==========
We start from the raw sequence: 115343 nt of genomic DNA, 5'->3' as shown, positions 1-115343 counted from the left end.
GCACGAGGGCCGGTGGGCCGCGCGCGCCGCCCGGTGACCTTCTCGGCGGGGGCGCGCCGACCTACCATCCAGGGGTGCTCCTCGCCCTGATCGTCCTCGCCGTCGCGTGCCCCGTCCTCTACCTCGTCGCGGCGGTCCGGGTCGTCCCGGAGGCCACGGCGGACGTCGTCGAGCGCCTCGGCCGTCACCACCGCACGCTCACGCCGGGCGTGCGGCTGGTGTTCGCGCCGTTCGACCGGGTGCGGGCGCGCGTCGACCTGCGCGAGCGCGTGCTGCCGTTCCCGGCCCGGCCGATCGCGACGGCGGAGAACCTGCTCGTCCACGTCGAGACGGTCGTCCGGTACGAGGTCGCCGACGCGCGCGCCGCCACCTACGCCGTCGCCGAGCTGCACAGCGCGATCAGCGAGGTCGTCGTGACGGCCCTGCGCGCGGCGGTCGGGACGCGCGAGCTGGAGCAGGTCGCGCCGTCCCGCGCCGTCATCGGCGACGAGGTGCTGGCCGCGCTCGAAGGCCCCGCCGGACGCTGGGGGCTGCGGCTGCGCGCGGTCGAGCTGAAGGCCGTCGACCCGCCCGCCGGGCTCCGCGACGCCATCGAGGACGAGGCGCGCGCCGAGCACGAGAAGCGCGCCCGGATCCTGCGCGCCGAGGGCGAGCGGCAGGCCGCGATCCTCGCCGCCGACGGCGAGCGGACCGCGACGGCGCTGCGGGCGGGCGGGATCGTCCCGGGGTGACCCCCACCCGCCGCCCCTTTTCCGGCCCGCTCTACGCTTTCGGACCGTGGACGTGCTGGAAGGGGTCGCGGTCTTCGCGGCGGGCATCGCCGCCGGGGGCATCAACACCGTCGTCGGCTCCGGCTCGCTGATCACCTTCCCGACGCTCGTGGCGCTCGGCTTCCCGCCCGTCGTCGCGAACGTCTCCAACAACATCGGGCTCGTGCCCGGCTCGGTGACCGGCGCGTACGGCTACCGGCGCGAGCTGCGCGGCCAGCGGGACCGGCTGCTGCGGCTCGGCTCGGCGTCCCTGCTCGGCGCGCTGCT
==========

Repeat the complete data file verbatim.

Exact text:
We start from the raw sequence: 115343 nt of genomic DNA, 5'->3' as shown, positions 1-115343 counted from the left end.
GCACGAGGGCCGGTGGGCCGCGCGCGCCGCCCGGTGACCTTCTCGGCGGGGGCGCGCCGACCTACCATCCAGGGGTGCTCCTCGCCCTGATCGTCCTCGCCGTCGCGTGCCCCGTCCTCTACCTCGTCGCGGCGGTCCGGGTCGTCCCGGAGGCCACGGCGGACGTCGTCGAGCGCCTCGGCCGTCACCACCGCACGCTCACGCCGGGCGTGCGGCTGGTGTTCGCGCCGTTCGACCGGGTGCGGGCGCGCGTCGACCTGCGCGAGCGCGTGCTGCCGTTCCCGGCCCGGCCGATCGCGACGGCGGAGAACCTGCTCGTCCACGTCGAGACGGTCGTCCGGTACGAGGTCGCCGACGCGCGCGCCGCCACCTACGCCGTCGCCGAGCTGCACAGCGCGATCAGCGAGGTCGTCGTGACGGCCCTGCGCGCGGCGGTCGGGACGCGCGAGCTGGAGCAGGTCGCGCCGTCCCGCGCCGTCATCGGCGACGAGGTGCTGGCCGCGCTCGAAGGCCCCGCCGGACGCTGGGGGCTGCGGCTGCGCGCGGTCGAGCTGAAGGCCGTCGACCCGCCCGCCGGGCTCCGCGACGCCATCGAGGACGAGGCGCGCGCCGAGCACGAGAAGCGCGCCCGGATCCTGCGCGCCGAGGGCGAGCGGCAGGCCGCGATCCTCGCCGCCGACGGCGAGCGGACCGCGACGGCGCTGCGGGCGGGCGGGATCGTCCCGGGGTGACCCCCACCCGCCGCCCCTTTTCCGGCCCGCTCTACGCTTTCGGACCGTGGACGTGCTGGAAGGGGTCGCGGTCTTCGCGGCGGGCATCGCCGCCGGGGGCATCAACACCGTCGTCGGCTCCGGCTCGCTGATCACCTTCCCGACGCTCGTGGCGCTCGGCTTCCCGCCCGTCGTCGCGAACGTCTCCAACAACATCGGGCTCGTGCCCGGCTCGGTGACCGGCGCGTACGGCTACCGGCGCGAGCTGCGCGGCCAGCGGGACCGGCTGCTGCGGCTCGGCTCGGCGTCCCTGCTCGGCGCGCTGCT